Welcome to my website! I am an amateur bonsai enthusiast located in Toronto, Ontario, Canada. I have been practicing bonsai since 2004, and it seems that as each year passes I become increasingly obsessed. Over the years I have had the opportunity to learn bonsai from a number of excellent teachers in Canada, the United States, and Japan. I decided to start this website to help me document the progress of my trees and hopefully to share Canadian bonsai with the world.

In the last few years, my primary focus has shifted towards species that are native to Ontario including Thuja occidentalis (Arborvitae/Eastern White Cedar), Larix laricina (Tamarack/American Larch), Potentilla fruiticosa (Shrubby Cinquefoil), Picea glauca (White Spruce), and Pinus banksia (Jack Pine), however I also work with a variety of non-native trees, mostly procured as nursery stock during my earlier years in bonsai.

If you have any questions or comments, please feel free to contact me

13 Responses

  1. Great blog, I look forward to following your exploits. I’ve added you to my favourite blog list.



    March 4, 2012 at 11:19 am

    • Thanks Ian – right back at you 🙂

      March 4, 2012 at 11:25 am

  2. Crust

    Very nice blog. Like the style and structure.My storage facility is still frozen here so I am in prep mode still. I wired a bunch of dormant larches this winter and yes I set branches too. Do you ever wire cedars in winter?

    March 4, 2012 at 11:48 am

    • Hi Crust – thanks for the kind words!

      I rarely wire anything in winter, mainly because I winter my trees in the ground and they are frozen solid usually until mid march. If I could get them out, I would start wiring and keep them in the garage, but probably would avoid any heavy bending. Although they could probably take it. After all, in their natural environment, cedars, larch, spruce, etc are designed to be crushed by ice and snow all winter. The worst I could throw at them would probably amound to a swedish massage 🙂

      March 4, 2012 at 12:05 pm

      • Crust

        Not Thai though I suppose. So you said jack pine in your focus shift blurb. Do you have any?

        March 4, 2012 at 12:33 pm

        • Yup I have several in my compost pile. I’ve found them quite difficult to extract successfully from the areas I collect from, even with a decent root ball. Nevertheless, some of my bonsai buddies have stunning examples, so I’m not ready to give up yet. I will keep you posted as I continue my battle with this stubborn species.

          March 4, 2012 at 12:43 pm

  3. Crust

    Ahh yes. Funny, my most spectacular trees also reside in my compost pile. Some jack pines are in there too.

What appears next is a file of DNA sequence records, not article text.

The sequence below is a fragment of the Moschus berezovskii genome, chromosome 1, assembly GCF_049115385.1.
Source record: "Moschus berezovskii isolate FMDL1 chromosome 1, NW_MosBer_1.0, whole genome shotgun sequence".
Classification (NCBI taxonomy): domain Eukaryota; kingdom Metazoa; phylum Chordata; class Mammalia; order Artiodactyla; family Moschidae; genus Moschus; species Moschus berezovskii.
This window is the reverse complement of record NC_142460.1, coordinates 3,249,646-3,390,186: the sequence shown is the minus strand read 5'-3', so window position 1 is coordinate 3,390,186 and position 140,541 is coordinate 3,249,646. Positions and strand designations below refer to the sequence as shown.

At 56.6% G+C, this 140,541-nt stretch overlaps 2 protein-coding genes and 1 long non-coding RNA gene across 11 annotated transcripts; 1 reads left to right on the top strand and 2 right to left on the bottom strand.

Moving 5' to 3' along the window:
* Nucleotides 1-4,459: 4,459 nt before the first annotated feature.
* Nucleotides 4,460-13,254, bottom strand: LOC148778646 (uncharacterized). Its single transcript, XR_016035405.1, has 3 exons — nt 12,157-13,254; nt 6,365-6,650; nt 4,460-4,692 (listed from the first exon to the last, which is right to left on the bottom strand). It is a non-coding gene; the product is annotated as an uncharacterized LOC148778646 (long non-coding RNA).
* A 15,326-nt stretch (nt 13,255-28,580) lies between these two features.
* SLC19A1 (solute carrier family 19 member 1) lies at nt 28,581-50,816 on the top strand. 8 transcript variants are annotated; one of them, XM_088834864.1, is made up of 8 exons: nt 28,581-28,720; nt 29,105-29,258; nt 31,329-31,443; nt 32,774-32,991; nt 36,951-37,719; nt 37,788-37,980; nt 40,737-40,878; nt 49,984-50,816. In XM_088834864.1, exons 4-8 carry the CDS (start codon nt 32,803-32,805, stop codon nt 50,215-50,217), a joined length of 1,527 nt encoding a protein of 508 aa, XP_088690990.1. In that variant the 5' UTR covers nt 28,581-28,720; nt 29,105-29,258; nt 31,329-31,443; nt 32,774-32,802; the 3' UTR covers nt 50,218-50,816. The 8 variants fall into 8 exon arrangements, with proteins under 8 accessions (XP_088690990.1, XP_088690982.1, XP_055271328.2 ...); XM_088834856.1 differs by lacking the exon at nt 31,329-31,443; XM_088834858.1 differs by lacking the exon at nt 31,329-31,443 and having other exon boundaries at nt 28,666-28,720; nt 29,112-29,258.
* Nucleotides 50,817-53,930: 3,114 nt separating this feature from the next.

March 4, 2012 at 3:39 pm

  4. great blog! can’t wait to see what else you have in store for us! I like you claim to a “small collection of 40 some trees”…funny. To someone like me who has only become interested in this in the past year it seems like an unmanageable number.

    July 24, 2012 at 3:49 pm

  5. Scotty Allen

    Just recently found this blog, a great source of information. I have just been interested in bonsai for a couple of years and have only a few trees. I have a larch that is threatening to take over its pot and possibly my yard if I don’t soon do some serious pruning but I am deathly afraid to start cutting. Hoping to see hints and ideas here. I’ll be at the TBS show next Saturday, maybe meet in person.

    June 1, 2013 at 10:53 am

  6. lance

    have you found since your interest in bonsai that you notice a true beauty in the native trees in Ontario?!
    since my interest I can’t help but be amazed at nature’s beauty. even as I child I have always marveled at the northern white pine of Ontario, my goal this year is to find a sapling and begin the process of bonsai on this northern giant. have you ever seen a white pine as a bonsai?

    January 15, 2014 at 8:27 pm

    • LSBonsai

      That’s one of the best parts of bonsai!

      Yes, I’ve seen some P. strobus bonsai. They are not easy to do well but every Ontarian dreams about making a white pine bonsai. Unfortunately they don’t backbud well, are hard to find collected specimens, needles don’t reduce well, and seem to be susceptible to some unknown fungal/needle cast issue. I’ve seen lots of weak looking EWP bonsai.

      January 27, 2014 at 9:03 pm

  7. Richard

    I have been trying to purchase a satsuki azalea bonsai for about a year now, cannot find anyone in Canada who sells this. Do you know of anyone who does?
    It would be greatly appreciated if you could help.
    Puzzled in Orillia
    Thank you
    P.S. The Black Pine seedlings are doing very well.

    January 27, 2014 at 1:25 pm

    • LSBonsai

      Hi Richard,

      Glad to hear the seedlings are doing well. I’m not sure of anyone who sells Satsuki. A guy in the Toronto club used to propagate lots and sell young plants but I don’t think he is doing it any more. Once in a while a specimen comes up for sale from a private collection but that is a “right place, right time” kind of deal. That’s how I got mine.

      January 27, 2014 at 9:00 pm

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